The star is an attraction; the superstar, an addiction. The star elevates projects; the superstar is the project, rendering other film-making departments redundant.

Stars must track the audience pulse and update their acts; superstars set them pulses racing – often stretching their luck beyond what the audience mood permits, arrogantly hoping to be exceptions to the law of diminishing returns. Which highlights the fundamental distinction between a star and a superstar - the ability to pull off rank bad films - and explains why alert stars and superstars reinvent themselves and get choosier in time.

By this token, Bollywood today has no bonafide superstar left, none capable of lifting the atrocious that is, only stars and ex-superstars trying to avoid stale scripts and/ or indifferent treatments.

Not everyone has taken the path with as much conviction and aplomb as Aamir Khan – Amitabh Bachchan, Akshay Kumar, and Salman Khan can’t resist showboating, Shah Rukh Khan is rarely fully immersed - but the change is welcome nonetheless. The audience is no longer taken for granted, and there is at least an effort on actors’ and filmmakers’ part to explore new territory.

Much has been said about how satellite TV and multiplexes have driven the change. TV, by deconstructing superstar auras and exposing audiences to quality international content without burning holes in pockets. Multiplexes, by affording screening opportunities for a richer bouquet of narratives and encouraging audience discernment with pricy ticketing.

This is all true. ‘Good’ TV and multiplexes have ensured that the audience is no longer beholden to a star and won’t queue up for indifferent fare - it punished Salman for Tubelight the same year (2015) it made his Tiger Zinda Hai a blockbuster – but bad television, the cheesy, OTT soap operas in particular, may just have been equally complicit in the killing of the Bollywood superstar.

“This is what the audience wants,” Bollywood filmmakers have long said in defense of their superstar-driven formulaic fare. This is an incomplete diagnosis. Sure, Hindi film audiences have high tolerance for sub-par cinema but that has not stopped them from rewarding superstar-less above average efforts. Even in the eighties, perhaps the darkest decade for mainstream Hindi cinema, there were more than watchable films which won audience approval without superstar presence.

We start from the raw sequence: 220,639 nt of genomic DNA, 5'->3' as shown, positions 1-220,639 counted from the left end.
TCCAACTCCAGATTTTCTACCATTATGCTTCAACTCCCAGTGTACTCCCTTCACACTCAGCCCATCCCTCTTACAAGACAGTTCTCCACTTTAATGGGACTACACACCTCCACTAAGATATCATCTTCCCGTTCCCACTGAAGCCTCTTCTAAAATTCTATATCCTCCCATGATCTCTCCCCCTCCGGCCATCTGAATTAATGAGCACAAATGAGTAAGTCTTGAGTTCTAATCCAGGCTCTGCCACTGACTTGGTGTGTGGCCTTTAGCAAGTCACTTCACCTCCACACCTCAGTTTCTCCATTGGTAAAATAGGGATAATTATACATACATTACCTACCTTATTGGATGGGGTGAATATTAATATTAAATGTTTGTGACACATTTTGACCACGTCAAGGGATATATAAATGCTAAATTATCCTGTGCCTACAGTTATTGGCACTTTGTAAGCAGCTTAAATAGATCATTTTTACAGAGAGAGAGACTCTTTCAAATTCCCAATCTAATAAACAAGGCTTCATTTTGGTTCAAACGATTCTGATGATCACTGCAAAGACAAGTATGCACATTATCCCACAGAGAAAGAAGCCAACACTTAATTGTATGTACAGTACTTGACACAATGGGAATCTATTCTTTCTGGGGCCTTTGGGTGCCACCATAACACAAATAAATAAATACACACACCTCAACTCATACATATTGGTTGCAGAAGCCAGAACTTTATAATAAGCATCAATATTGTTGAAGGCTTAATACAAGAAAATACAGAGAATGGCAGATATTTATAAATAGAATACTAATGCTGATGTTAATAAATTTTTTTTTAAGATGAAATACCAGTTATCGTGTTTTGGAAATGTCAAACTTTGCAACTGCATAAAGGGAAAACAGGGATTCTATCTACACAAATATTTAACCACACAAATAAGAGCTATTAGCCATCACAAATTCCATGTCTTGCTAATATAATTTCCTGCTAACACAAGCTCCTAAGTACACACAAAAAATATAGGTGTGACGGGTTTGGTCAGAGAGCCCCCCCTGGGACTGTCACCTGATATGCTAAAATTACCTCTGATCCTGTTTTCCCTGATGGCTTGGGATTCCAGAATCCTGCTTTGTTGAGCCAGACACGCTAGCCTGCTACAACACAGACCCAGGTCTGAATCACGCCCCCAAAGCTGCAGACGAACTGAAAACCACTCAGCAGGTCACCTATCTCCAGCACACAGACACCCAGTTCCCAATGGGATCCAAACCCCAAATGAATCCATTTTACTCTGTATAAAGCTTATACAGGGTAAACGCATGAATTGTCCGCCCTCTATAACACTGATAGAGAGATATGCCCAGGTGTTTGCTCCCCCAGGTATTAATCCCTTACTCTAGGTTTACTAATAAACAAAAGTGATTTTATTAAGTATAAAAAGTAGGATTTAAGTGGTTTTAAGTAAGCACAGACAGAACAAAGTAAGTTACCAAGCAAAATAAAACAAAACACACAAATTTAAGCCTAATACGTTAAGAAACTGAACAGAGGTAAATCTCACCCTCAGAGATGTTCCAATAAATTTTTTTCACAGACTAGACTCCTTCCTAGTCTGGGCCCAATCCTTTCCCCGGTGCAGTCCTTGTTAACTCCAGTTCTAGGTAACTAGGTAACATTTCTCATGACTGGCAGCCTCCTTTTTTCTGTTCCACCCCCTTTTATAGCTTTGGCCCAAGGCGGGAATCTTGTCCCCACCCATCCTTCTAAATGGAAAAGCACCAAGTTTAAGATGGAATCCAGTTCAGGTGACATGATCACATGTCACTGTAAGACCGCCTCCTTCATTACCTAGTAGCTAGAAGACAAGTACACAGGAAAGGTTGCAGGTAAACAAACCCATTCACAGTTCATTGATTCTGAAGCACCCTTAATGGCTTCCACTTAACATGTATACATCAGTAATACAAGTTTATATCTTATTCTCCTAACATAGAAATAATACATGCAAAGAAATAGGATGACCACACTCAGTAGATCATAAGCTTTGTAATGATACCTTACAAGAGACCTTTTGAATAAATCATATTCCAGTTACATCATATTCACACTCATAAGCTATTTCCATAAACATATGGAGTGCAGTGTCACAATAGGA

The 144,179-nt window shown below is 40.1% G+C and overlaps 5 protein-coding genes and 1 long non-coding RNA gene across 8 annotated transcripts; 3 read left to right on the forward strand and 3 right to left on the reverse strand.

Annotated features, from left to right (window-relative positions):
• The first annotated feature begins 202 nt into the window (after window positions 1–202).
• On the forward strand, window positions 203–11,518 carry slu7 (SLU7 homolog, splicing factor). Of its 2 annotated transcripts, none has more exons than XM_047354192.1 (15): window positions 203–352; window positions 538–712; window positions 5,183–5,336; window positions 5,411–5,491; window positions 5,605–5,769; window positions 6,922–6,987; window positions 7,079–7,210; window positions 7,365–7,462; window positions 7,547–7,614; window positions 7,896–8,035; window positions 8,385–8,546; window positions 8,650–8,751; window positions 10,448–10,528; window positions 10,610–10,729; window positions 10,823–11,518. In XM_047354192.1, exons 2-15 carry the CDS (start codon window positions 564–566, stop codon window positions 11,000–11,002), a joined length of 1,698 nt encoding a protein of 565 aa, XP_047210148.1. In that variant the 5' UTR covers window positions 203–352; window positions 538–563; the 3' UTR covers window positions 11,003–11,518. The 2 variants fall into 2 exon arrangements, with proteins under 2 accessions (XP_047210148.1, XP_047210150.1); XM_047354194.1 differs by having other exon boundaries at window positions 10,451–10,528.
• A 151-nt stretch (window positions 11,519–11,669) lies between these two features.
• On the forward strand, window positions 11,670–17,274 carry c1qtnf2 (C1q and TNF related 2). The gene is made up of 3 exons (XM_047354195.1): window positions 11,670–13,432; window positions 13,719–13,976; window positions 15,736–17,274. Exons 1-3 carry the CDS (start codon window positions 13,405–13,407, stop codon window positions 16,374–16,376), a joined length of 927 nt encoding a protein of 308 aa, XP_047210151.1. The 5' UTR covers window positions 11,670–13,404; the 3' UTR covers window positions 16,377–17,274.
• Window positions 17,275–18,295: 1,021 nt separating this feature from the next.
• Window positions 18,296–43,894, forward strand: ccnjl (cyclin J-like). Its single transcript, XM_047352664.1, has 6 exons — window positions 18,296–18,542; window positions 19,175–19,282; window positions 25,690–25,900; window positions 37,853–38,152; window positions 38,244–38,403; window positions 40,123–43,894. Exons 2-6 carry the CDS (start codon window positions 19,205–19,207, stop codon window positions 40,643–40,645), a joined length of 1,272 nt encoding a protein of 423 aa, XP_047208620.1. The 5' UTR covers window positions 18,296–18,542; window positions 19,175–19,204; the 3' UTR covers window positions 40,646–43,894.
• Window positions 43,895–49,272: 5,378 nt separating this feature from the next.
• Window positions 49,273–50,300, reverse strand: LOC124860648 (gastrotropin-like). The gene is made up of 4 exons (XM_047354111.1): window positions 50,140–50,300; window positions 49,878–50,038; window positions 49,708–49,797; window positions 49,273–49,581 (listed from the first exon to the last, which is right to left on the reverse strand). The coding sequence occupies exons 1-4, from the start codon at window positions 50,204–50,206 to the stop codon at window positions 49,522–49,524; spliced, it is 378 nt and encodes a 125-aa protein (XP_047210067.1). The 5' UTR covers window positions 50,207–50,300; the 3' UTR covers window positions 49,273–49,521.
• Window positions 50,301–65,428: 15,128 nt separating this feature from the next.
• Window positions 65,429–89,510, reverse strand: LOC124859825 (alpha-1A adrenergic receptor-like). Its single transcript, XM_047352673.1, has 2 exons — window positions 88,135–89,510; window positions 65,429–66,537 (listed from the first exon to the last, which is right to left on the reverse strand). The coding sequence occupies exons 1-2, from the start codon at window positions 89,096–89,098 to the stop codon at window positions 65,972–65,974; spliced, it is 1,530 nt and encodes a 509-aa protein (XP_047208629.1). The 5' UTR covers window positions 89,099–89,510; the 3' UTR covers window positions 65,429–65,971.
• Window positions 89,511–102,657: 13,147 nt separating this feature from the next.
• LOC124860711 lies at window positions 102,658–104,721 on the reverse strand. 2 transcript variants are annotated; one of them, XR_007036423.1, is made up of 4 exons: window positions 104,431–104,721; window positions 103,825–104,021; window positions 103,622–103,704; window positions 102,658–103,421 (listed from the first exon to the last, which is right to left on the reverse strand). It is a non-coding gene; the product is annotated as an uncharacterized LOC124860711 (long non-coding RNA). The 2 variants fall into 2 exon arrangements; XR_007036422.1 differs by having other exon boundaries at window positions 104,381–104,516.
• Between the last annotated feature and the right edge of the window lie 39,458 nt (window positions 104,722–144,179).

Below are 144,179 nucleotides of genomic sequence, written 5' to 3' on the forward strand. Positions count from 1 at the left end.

Karz (1980) starred Rishi Kapoor (1980), popular, immensely so, but forever short of genuine superstardom. Arjun (1985) happened before Sunny Deol’s peak years, Maine Pyar Kiya (1989) before Salman’s, Qayamat Se Qayamat Tak (1988) before Aamir’s. Naam (1986) released when Sanjay Dutt’s career was going nowhere. Anil Kapoor had solo hits in Meri Jung (1985) and Tezaab (1987) before he emerged a contender to Amitabh’s throne. Masoom’s (1983) cast was not exactly known for its box office draw. Rekha and Sridevi, sacrilegious as it is to list them among budding and near superstars, showed they were more than superstar accessories, the former with Khoobusrat (1980) and Umrao Jaan (1981), the latter with Sadma (1983), Mr India (1987), and Chandni (1989).

Hindi film watchers clearly seek a fix of both the loud-regressive and the uplifting. The former for its coarse and fantasist appeal; the latter because, well, it is uplifting even if mildly so under a lazened eco-system. Even today with all the space carved for improved content, the pedestrian-loud-regressive side will occasionally assert itself with Housefull 3 (2016), Kick (2014), or Rowdy Rathore (2012).

If this assertion happens less often now and has driven top marquee names to step out of comfort zones, it is not only because a section of the audience craves a different taste after exposure to good TV and multiplex-y fare - but also because others are getting their fix of the loud-regressive from bad television.

The soaps have everything that superstar-driven formula film had. Irritatingly virtuous leads, thunderous villains, twitchy vamps, lame jokes, clumsy titillation, plot points oscillating between crises and celebration, screechy soundtracks, tacky production values. Why hit the theaters for high, unapologetically mindless drama then when all this is available at home in back-to-back slots across general entertainment and film re-run channels at a fraction of the price of a multiplex ticket? And so, many may have figured that their fix of the bad is best obtained at home, and that the theaters are best reserved for the good fix.

This mind compartmentalization should not come across as a surprise. It is increasingly evident in how discretionary spends are segmented. Not every Indian Premier League contest draws a full house, fans preferring to hit stadia only for the more promising encounters and catching the rest of the action at home. Wardrobes are no longer dumps, but planned and organized – at least mentally! - by season, time of day, and occasion. Casual and celebratory eating out options, once overlapping, are now clearly marked out. For special occasions, the meal must not be a meal alone but an experience. So also for movies. The promising, the compelling, or at least the material packaged so, are for theater viewing.

For cheap thrills, there is TV, doing as a good a job as cinema once did.